Local Beekeeper

Reginal Warren
Reggie Warren

Down on Red House Road where the land is covered in wildflowers and tall, hardwood trees lives a pastor that has found joy in beekeeping. Reggie Warren grew up outside of Nashville, Tennessee in Wilson County where he lived with his family on a subsistence farm. His family had a number of hives, and in 2001 when his wife, Lucy Anne, found bee equipment at a discounted price he decided to try his own at the art. Twenty years later, Reggie has nine hives of his own. “Two hives is a hobby, six is a job, and ten is a career. I am trying to keep it from turning into a career,” he jokes. He sells enough honey for the hobby to pay for itself saying he appreciates the work for the symbiotic relationship.

The bees have a home surrounded by nectar-producing vegetation from buckwheat and clover, which he plants himself, to wildflowers and hardwood. In return, he is given the opportunity to work closely with one of nature’s most fascinating creatures and, of course, receives a steady supply of sweet, floral honey during the season. “Besides being a father of four and pastoring a church, it is the most fascinating thing I have ever done.”

Besides producing honey, bees also pollinate the crops that become the food on our tables. “30% of America's food is insect-pollinated. A bee is not the only insect pollinator but they are primarily in terms of food production,” Reggie explained. According to the Piedmont Beekeepers Association, “The population of native bees has been in decline for several decades due to environmental stress and various pests. Hobby beekeepers can be an important factor in rebuilding populations and encouraging species health and diversity.”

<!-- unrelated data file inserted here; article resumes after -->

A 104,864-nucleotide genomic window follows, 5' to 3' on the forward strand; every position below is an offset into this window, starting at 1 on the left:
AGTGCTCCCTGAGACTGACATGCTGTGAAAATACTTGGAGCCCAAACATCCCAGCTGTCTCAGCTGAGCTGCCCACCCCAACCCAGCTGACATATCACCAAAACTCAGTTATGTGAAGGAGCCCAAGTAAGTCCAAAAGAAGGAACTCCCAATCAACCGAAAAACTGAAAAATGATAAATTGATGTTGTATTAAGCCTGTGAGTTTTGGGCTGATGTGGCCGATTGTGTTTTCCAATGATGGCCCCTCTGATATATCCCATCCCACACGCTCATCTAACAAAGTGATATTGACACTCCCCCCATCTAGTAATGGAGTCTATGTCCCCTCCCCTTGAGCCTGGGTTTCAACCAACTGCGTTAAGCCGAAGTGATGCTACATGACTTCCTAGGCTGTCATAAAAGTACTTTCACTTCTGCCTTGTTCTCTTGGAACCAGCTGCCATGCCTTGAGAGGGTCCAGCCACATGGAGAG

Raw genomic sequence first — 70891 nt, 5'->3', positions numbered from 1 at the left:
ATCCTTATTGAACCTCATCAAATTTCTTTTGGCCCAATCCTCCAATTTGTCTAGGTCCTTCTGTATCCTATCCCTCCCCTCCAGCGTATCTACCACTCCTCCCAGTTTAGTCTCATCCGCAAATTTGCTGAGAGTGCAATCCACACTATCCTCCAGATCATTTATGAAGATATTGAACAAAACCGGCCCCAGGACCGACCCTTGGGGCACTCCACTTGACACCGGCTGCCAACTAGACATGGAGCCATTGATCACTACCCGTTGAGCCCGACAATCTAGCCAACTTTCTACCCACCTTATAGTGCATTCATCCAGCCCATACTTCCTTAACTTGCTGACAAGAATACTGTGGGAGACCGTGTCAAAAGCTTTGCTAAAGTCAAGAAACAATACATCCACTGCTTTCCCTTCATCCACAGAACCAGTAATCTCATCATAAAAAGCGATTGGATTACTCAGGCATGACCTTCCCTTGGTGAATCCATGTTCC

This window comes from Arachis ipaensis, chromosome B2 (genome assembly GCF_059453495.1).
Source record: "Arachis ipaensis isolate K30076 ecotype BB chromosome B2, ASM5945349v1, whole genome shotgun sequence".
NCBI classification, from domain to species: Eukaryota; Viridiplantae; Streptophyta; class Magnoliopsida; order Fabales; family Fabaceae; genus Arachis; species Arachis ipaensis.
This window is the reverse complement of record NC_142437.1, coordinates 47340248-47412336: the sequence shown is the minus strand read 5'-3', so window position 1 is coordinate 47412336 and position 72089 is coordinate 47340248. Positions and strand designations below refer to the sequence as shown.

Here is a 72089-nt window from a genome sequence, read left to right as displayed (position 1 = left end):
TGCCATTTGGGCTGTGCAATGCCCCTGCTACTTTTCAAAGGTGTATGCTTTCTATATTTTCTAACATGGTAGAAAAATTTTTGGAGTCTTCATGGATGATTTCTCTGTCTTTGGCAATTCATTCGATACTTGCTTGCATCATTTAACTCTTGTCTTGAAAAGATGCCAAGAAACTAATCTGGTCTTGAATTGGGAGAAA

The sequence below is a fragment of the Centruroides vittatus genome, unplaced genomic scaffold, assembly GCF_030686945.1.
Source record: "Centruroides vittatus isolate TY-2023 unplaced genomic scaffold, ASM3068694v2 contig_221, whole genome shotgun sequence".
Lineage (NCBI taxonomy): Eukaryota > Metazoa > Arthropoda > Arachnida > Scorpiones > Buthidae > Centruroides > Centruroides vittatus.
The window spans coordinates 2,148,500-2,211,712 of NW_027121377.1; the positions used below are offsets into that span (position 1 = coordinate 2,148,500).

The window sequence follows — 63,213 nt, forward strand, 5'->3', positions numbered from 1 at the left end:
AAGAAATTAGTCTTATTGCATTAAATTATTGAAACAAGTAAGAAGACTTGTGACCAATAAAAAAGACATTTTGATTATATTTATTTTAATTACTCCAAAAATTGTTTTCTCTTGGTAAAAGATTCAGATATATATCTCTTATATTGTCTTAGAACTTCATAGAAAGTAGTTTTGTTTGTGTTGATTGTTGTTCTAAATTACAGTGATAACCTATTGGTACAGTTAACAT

Reggie gained most of his beekeeping knowledge from online sources as well as from his mentor. Beginning an endeavor, especially one that involves nature, can be daunting and frustrating at times. “When things are not working the way I think they should,” Reggie says “My mentor reminds me that I can neither predict nor tell an insect what to do.” Having the opportunity to give back to the land, seeing how nature works, and the sweetness of the honey makes it all worthwhile. “It doesn’t take a lot of space or money. Anyone can start a beehive." He encourages anyone that has ever thought of beginning their own hive to give it a try and gladly offers guidance to anyone seeking a mentor.

For more information on bees and beekeeping visit the Piedmont Beekeepers Association


By Darienne Skye Montgomery